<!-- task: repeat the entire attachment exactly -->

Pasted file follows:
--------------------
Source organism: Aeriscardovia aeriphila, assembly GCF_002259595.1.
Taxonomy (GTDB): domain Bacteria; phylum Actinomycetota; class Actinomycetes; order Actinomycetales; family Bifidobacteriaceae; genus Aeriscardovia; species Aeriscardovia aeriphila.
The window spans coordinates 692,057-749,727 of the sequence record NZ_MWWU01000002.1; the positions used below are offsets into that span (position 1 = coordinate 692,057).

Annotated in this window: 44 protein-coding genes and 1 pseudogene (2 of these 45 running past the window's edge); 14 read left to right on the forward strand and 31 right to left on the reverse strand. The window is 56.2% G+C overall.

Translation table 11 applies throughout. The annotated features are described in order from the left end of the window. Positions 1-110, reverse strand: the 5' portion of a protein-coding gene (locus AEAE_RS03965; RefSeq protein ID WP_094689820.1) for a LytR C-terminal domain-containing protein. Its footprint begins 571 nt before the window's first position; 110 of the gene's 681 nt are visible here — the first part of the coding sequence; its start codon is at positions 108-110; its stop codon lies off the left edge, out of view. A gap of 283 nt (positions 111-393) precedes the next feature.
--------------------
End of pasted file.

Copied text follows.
Source organism: Aeriscardovia aeriphila, assembly GCF_002259595.1.
Taxonomy (GTDB): domain Bacteria; phylum Actinomycetota; class Actinomycetes; order Actinomycetales; family Bifidobacteriaceae; genus Aeriscardovia; species Aeriscardovia aeriphila.
The window spans coordinates 692,057-749,727 of the sequence record NZ_MWWU01000002.1; the positions used below are offsets into that span (position 1 = coordinate 692,057).

Annotated in this window: 44 protein-coding genes and 1 pseudogene (2 of these 45 running past the window's edge); 14 read left to right on the forward strand and 31 right to left on the reverse strand. The window is 56.2% G+C overall.

Translation table 11 applies throughout. The annotated features are described in order from the left end of the window. Positions 1-110, reverse strand: the 5' portion of a protein-coding gene (locus AEAE_RS03965; RefSeq protein ID WP_094689820.1) for a LytR C-terminal domain-containing protein. Its footprint begins 571 nt before the window's first position; 110 of the gene's 681 nt are visible here — the first part of the coding sequence; its start codon is at positions 108-110; its stop codon lies off the left edge, out of view. A gap of 283 nt (positions 111-393) precedes the next feature.